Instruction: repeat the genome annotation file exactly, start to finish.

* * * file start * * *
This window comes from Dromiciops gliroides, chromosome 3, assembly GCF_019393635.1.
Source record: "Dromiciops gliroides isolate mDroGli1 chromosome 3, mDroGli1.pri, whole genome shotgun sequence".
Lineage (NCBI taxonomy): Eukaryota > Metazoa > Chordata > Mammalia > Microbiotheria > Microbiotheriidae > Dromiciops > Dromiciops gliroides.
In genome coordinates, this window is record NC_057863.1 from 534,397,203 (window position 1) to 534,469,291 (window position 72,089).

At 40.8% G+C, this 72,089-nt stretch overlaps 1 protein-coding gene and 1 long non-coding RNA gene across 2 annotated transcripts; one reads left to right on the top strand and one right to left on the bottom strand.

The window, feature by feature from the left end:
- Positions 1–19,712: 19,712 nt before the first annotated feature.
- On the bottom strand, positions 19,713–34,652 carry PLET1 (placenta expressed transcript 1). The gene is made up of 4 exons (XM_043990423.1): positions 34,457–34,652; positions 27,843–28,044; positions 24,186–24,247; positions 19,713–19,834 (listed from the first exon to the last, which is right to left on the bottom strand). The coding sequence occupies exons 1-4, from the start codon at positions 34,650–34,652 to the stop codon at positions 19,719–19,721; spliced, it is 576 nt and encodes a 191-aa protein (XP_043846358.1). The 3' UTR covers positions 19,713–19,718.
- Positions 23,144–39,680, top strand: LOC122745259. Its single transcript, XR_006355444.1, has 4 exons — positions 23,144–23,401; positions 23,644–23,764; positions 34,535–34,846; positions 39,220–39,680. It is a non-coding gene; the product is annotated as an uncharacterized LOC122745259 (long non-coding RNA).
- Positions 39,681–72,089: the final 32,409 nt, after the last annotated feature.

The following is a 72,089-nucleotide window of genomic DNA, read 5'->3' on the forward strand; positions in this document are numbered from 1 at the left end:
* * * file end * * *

This window comes from Dromiciops gliroides, chromosome 3, assembly GCF_019393635.1.
Source record: "Dromiciops gliroides isolate mDroGli1 chromosome 3, mDroGli1.pri, whole genome shotgun sequence".
Lineage (NCBI taxonomy): Eukaryota > Metazoa > Chordata > Mammalia > Microbiotheria > Microbiotheriidae > Dromiciops > Dromiciops gliroides.
In genome coordinates, this window is record NC_057863.1 from 534,397,203 (window position 1) to 534,469,291 (window position 72,089).

At 40.8% G+C, this 72,089-nt stretch overlaps 1 protein-coding gene and 1 long non-coding RNA gene across 2 annotated transcripts; one reads left to right on the top strand and one right to left on the bottom strand.

The window, feature by feature from the left end:
- Positions 1–19,712: 19,712 nt before the first annotated feature.
- On the bottom strand, positions 19,713–34,652 carry PLET1 (placenta expressed transcript 1). The gene is made up of 4 exons (XM_043990423.1): positions 34,457–34,652; positions 27,843–28,044; positions 24,186–24,247; positions 19,713–19,834 (listed from the first exon to the last, which is right to left on the bottom strand). The coding sequence occupies exons 1-4, from the start codon at positions 34,650–34,652 to the stop codon at positions 19,719–19,721; spliced, it is 576 nt and encodes a 191-aa protein (XP_043846358.1). The 3' UTR covers positions 19,713–19,718.
- Positions 23,144–39,680, top strand: LOC122745259. Its single transcript, XR_006355444.1, has 4 exons — positions 23,144–23,401; positions 23,644–23,764; positions 34,535–34,846; positions 39,220–39,680. It is a non-coding gene; the product is annotated as an uncharacterized LOC122745259 (long non-coding RNA).
- Positions 39,681–72,089: the final 32,409 nt, after the last annotated feature.

The following is a 72,089-nucleotide window of genomic DNA, read 5'->3' on the forward strand; positions in this document are numbered from 1 at the left end: